In the past, the FBI has complained about a growing inability to collect evidence against online criminals, drug traffickers and terrorism suspects that use Internet-based communications services to communicate.
Such concerns are valid said Joshua Hall, senior staff technologist at the Center for Democracy and Technology (CDT). However, threatening Internet companies with financial penalties is wrong, Hall said.
"We're not against wiretaps" where warranted, Hall said. "The shot clock is the problem."
Under the proposed approach, any company that receives a federal wiretap request will have a specific time period in which to comply. If the company already has an intercept mechanism in place, complying with the request should not be a problem.
But smaller companies that don't have such a capability in place will be forced to implement something quickly to avoid huge penalties, he said. "Companies are going to say 'let's do this as cheaply as we can,'" Hall said. Such rush jobs would produce insecure and poorly integrated tools, he added.
Alan Butler appellate advocacy counsel at the Electronic Privacy Information Center (EPIC), said the FBI proposal would force companies to build unsecured backdoors into otherwise secure communications services.
Many communications providers currently use encrypted connections to ensure greater security for their users, a policy that makes "perfect sense at a time when cyberattacks are a persistent threat and both Congress and the Obama Administration have been focusing on implementing a comprehensive cybersecurity program," Butler said.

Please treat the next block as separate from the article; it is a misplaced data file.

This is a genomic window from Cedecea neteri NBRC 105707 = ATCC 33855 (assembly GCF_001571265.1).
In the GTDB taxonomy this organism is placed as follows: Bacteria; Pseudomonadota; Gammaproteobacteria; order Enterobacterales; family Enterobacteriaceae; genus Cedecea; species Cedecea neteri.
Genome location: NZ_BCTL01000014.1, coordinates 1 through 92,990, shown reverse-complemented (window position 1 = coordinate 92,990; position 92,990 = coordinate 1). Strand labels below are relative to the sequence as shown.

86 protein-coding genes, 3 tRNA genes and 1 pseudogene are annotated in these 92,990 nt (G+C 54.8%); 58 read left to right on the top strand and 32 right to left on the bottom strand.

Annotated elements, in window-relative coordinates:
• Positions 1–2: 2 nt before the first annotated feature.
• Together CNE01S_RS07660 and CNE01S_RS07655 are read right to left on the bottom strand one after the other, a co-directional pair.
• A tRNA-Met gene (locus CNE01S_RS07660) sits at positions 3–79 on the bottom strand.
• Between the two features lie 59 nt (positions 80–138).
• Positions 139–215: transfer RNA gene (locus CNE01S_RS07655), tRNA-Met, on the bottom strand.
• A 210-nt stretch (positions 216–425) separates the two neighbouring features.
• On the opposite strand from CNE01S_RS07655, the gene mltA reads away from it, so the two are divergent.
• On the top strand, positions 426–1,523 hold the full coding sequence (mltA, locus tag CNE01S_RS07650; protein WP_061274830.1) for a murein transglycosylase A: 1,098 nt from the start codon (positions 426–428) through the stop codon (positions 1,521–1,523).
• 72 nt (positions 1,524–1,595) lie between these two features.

"Many companies, like Google, already have access to the content of their user's communications, but other newer companies are competing for users based on the security and privacy of their services," he noted. "A truly secure communications connection would not have an access point that could be used by some unknown intermediate party to monitor the conversation."
In addition to encouraging the creation of security vulnerabilities, the proposed system of penalties would also degrade some privacy protections, he said.
"In many cases the service provider is the only party able to advocate on behalf of user privacy in the case of an overbroad or otherwise illegal law enforcement surveillance request," Butler said.
The proposal would punish such companies by threatening fines that could quickly outstrip their entire revenue stream. "This would mean that companies like Twitter can no longer advocate for their user's privacy without risking financial ruin."